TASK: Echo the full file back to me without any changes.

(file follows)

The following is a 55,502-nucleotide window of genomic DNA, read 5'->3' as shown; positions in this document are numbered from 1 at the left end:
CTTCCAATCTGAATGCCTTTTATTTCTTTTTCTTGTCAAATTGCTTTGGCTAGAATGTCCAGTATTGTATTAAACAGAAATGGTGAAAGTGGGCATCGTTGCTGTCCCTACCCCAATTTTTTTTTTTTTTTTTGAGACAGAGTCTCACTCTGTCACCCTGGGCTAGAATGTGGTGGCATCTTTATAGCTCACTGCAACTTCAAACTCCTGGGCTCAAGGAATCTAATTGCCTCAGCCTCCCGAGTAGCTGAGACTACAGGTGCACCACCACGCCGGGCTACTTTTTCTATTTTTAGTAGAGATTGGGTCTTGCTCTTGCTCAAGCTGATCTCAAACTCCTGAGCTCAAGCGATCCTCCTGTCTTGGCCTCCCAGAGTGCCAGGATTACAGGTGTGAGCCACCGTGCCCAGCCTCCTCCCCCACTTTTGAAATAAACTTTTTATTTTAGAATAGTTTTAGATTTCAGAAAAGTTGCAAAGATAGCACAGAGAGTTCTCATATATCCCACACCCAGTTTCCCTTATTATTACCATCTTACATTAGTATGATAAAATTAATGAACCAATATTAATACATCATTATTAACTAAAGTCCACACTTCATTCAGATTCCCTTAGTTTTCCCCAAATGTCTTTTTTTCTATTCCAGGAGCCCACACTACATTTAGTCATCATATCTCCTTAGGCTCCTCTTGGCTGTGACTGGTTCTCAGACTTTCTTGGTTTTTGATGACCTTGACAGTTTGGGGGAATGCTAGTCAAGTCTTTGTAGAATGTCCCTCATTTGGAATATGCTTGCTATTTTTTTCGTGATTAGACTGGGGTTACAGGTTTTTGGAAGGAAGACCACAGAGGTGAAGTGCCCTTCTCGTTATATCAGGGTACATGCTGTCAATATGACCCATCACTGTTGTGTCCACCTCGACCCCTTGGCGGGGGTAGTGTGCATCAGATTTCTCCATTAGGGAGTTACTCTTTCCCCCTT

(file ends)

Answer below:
The following is a 55,502-nucleotide window of genomic DNA, read 5'->3' as shown; positions in this document are numbered from 1 at the left end:
CTTCCAATCTGAATGCCTTTTATTTCTTTTTCTTGTCAAATTGCTTTGGCTAGAATGTCCAGTATTGTATTAAACAGAAATGGTGAAAGTGGGCATCGTTGCTGTCCCTACCCCAATTTTTTTTTTTTTTTTTGAGACAGAGTCTCACTCTGTCACCCTGGGCTAGAATGTGGTGGCATCTTTATAGCTCACTGCAACTTCAAACTCCTGGGCTCAAGGAATCTAATTGCCTCAGCCTCCCGAGTAGCTGAGACTACAGGTGCACCACCACGCCGGGCTACTTTTTCTATTTTTAGTAGAGATTGGGTCTTGCTCTTGCTCAAGCTGATCTCAAACTCCTGAGCTCAAGCGATCCTCCTGTCTTGGCCTCCCAGAGTGCCAGGATTACAGGTGTGAGCCACCGTGCCCAGCCTCCTCCCCCACTTTTGAAATAAACTTTTTATTTTAGAATAGTTTTAGATTTCAGAAAAGTTGCAAAGATAGCACAGAGAGTTCTCATATATCCCACACCCAGTTTCCCTTATTATTACCATCTTACATTAGTATGATAAAATTAATGAACCAATATTAATACATCATTATTAACTAAAGTCCACACTTCATTCAGATTCCCTTAGTTTTCCCCAAATGTCTTTTTTTCTATTCCAGGAGCCCACACTACATTTAGTCATCATATCTCCTTAGGCTCCTCTTGGCTGTGACTGGTTCTCAGACTTTCTTGGTTTTTGATGACCTTGACAGTTTGGGGGAATGCTAGTCAAGTCTTTGTAGAATGTCCCTCATTTGGAATATGCTTGCTATTTTTTTCGTGATTAGACTGGGGTTACAGGTTTTTGGAAGGAAGACCACAGAGGTGAAGTGCCCTTCTCGTTATATCAGGGTACATGCTGTCAATATGACCCATCACTGTTGTGTCCACCTCGACCCCTTGGCGGGGGTAGTGTGCATCAGATTTCTCCATTAGGGAGTTACTCTTTCCCCCTT